The Property Manager & Tenant Support Specialist provides individualized case management

support to the families in permanent housing beyond the period of stabilization, connects them with

community resources to build their support network, and teaches them what it means to be a good

tenant and good neighbor.

By the Numbers

660 Individuals were provided shelter in

220 families; of those individuals, 400 were children.

91 Families were supported through the

stabilization services program.

90% of Families that moved out

of shelter remained stably housed for at least one year


71 Families successfully transitioned out of

shelter and into their own housing.

40% of Families had at least one adult

member of the household employed with a median income

of $14,145 if working part-time and $24,336 if working

full-time. Hildebrand families earn over 60% less than

Boston’s median household income of $62,021.

3 2018 Annual Report

Homeless Demographics

Homelessness in Massachusetts

During FY’18, 4,895 unique families were assisted with

emergency shelter and/or HomeBASE diversion assistance,

out of the 8,145 families who sought assistance, a decrease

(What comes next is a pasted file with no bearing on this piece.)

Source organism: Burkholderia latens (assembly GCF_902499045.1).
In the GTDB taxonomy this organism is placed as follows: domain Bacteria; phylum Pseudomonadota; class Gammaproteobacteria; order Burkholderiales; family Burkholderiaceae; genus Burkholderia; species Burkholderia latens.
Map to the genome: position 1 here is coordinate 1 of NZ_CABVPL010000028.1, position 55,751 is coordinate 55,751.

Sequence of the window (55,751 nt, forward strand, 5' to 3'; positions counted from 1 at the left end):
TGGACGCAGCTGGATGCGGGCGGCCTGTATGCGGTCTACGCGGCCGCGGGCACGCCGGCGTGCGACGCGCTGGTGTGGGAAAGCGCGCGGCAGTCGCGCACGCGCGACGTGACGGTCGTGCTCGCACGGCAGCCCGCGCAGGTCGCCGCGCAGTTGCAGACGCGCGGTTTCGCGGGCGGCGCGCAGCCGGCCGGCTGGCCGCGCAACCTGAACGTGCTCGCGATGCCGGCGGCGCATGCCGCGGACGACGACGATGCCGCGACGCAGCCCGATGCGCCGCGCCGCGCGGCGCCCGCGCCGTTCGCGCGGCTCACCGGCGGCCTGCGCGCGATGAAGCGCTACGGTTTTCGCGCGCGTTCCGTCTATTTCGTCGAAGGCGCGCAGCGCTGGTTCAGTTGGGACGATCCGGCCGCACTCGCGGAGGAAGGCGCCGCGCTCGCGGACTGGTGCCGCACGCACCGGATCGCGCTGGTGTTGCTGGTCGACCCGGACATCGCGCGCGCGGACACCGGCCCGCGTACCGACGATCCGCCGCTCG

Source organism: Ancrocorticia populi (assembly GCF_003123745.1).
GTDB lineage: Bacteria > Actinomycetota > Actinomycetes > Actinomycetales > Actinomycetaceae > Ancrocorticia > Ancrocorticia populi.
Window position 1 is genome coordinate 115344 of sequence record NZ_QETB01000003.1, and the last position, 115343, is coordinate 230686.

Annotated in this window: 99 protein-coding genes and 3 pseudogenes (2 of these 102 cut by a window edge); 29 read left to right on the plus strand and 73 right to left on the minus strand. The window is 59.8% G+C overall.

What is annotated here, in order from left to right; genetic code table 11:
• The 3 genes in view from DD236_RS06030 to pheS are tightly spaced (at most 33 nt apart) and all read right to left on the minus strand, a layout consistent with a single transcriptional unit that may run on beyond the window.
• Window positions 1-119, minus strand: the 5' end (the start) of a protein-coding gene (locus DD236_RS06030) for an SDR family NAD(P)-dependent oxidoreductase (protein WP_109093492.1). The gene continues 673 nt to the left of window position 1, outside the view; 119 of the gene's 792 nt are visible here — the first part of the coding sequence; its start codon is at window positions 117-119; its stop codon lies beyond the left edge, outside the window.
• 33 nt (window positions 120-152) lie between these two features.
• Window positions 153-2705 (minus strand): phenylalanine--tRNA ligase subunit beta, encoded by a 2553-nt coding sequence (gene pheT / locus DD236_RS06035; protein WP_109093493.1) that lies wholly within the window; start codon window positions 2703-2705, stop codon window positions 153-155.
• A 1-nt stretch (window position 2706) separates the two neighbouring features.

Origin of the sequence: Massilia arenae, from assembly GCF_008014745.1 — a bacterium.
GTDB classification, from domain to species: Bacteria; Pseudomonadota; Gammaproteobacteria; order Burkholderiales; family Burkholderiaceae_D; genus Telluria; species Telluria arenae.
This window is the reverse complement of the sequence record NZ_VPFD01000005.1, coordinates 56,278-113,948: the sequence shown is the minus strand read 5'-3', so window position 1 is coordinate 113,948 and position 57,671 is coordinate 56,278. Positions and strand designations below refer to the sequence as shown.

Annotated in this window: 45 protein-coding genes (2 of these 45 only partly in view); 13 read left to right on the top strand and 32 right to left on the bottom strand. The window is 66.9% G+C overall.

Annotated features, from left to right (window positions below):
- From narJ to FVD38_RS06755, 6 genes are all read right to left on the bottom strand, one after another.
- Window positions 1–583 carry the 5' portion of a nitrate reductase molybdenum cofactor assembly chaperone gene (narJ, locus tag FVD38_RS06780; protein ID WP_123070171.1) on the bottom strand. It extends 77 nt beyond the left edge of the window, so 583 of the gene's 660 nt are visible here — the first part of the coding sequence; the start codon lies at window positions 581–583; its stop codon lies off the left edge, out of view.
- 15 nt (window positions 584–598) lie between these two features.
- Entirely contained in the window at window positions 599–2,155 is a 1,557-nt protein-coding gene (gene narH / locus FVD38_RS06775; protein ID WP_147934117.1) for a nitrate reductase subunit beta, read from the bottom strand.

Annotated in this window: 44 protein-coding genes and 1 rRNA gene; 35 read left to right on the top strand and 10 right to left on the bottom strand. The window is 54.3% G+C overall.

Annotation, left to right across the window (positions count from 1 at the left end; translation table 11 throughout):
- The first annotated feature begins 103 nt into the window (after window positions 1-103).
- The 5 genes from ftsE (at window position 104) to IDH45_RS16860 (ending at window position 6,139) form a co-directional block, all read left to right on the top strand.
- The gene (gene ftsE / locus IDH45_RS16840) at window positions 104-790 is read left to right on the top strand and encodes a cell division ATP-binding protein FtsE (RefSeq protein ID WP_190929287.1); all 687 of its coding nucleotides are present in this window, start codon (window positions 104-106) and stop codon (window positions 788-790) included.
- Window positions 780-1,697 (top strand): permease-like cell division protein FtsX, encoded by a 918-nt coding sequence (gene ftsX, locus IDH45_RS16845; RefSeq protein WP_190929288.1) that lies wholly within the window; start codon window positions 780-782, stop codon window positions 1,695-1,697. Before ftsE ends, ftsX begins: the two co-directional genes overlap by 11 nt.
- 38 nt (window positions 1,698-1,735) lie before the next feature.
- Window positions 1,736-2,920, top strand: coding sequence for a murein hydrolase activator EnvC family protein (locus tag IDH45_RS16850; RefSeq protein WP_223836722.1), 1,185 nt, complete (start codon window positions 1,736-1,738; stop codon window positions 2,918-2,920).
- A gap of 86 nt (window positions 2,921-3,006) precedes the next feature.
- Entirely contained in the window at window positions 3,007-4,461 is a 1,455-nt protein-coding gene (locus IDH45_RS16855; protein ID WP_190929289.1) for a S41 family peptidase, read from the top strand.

from FY’18. Nearly 40% of families were denied assistance.

During the 2017-18 academic year, 24,071 public

school students experienced homelessness, an increase

of nearly 3,000 students over the previous year.

During the point-in-time survey, conducted in January of

2018, 20,068 people in Massachusetts were experiencing

homelessness. Of those represented, 66% or 13,257

were people in families with children.

Citizens’ Housing and Planning Association (CHAPA)

estimates a shortage of 158,769 affordable rental homes

for extremely low-income households in Massachusetts

(November 2017).

Our Families

www.hild-selfhelp.org 4

Audited Financials

Revenue and Support

Program Fees



Investment Income

Other Income

Total Revenue


Housing & Supporting Services

General & Admin Support


Total Expenses

Statements of Activities







$6,449,976 $6,463,176






Revenue and Expenses












Statements of Financial Position


Current Assets

Property & Equiptment


Total Assets


Current Liabilities

Long-Term Liabilities

Net Assets


Temporarily Restricted

Total Net Assets









Total Liabilities $1,017,798

Total Liabilities & Net Assets




















2018 2017